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Intercounty Footballer Fails Drugs Test

Kerry footballer Brendan O'Sullivan had failed a doping control test following the Allianz league final of 2016, according to a recently-released statement by Kerry GAA board.

The Valentia clubman was tested as part of the doping controls of Sport Ireland after last year's Allianz League final defeat by Dublin. O'Sullivan came off the bench as a substitute and delivered a positive finding for a banned substance.

The statement further disclosed that O'Sullivan failed the test and served a suspension for the incident. It was also remarked that the Kerry footballer fully cooperated with Sport Ireland and the violation was not intentional. The principle of strict liability applies in all cases under anti-doping rules even though O’Sullivan’s breach was accepted as unintentional. This means that an athlete who tests positive is believed to be responsible for the presence of the banned substance in his or her system, regardless of how it got there and whether the athlete intended to cheat or not. A hearings committee, in applying any sanction, can subsequently take mitigating circumstances into account when it has to determine the length of a ban and so reduce it from the standard period of four years.

It was said that Brendan O’Sullivan (Valentia Young Islanders & Kerry) underwent a routine Sport Ireland doping control test following the Allianz League final on the 24th of April 2016 and the results of the test indicated a rule violation.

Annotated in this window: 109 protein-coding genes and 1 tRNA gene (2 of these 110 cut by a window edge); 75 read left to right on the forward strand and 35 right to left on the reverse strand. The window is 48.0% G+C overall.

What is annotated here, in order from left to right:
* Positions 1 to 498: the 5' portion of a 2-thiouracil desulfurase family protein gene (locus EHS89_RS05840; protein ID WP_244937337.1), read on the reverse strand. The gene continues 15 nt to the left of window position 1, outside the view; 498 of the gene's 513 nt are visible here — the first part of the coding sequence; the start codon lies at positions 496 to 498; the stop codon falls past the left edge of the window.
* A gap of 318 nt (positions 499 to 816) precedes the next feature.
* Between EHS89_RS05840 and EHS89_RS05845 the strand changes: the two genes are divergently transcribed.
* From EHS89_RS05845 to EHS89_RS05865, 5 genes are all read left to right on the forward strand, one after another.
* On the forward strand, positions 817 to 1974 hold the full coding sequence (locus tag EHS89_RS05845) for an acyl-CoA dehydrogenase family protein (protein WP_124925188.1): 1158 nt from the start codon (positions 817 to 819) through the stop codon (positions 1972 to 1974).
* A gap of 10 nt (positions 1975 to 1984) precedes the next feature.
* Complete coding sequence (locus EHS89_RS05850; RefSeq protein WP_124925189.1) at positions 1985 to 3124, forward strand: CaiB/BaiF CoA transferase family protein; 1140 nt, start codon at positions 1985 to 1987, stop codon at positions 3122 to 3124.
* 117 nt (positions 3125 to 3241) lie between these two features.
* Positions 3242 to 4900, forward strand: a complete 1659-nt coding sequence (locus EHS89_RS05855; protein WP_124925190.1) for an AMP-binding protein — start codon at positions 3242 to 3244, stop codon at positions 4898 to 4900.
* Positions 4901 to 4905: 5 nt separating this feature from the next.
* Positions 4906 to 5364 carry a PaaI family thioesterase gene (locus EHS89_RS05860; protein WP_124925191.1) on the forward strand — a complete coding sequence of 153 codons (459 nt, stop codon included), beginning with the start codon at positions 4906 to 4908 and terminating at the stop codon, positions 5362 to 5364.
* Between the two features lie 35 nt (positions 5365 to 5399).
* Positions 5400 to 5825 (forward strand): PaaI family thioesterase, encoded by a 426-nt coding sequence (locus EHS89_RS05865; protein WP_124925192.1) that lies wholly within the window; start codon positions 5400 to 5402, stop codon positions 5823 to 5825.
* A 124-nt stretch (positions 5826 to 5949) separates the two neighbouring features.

The statement from Kerry GAA board also said Sport Ireland is expected to deliver a written decision shortly. It also added that all involved with Kerry GAA are delighted to see Brendan back playing football. It was also remarked that the Kerry County Committee and Team Management will be making no further comments until the Sport Ireland report has been issued.

In 2016, O'Sullivan did not feature again for Kerry but was back again as a substitute when the Kingdom opened their 2017 Allianz League campaign against Donegal in February.

This is the second positive test in the GAA in the last two years. Monaghan's Thomas Connolly was banned for two years in June 2015 after he tested positive for a banned substance in February of that year. The ban on Connolly has now been served. Connolly admitted to taking Stanozolol, a prohibited anabolic steroid, but argued that he was not aware that the pills taken by him contained the substance and that the pills had not been correctly labeled. Connolly's assertion was accepted by the hearings committee and was used in mitigation in the application of a ban of two years rather than the standard suspension of four years.

In 2016, Sport Ireland spent almost €1.8m on its anti-doping program that is globally recognized for its vigilance. Over 1,000 blood and urine tests were carried out on Irish athletes at home and abroad and 97 - or just under 10 per cent - of those were on Gaelic footballers and hurlers with a further four ladies footballers and four camogie players were also tested.

Dr Una May, director of the Irish Sports Council anti-doping unit, has previously remarked that doping is not a major issue in the GAA.

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Albert Wolfgang
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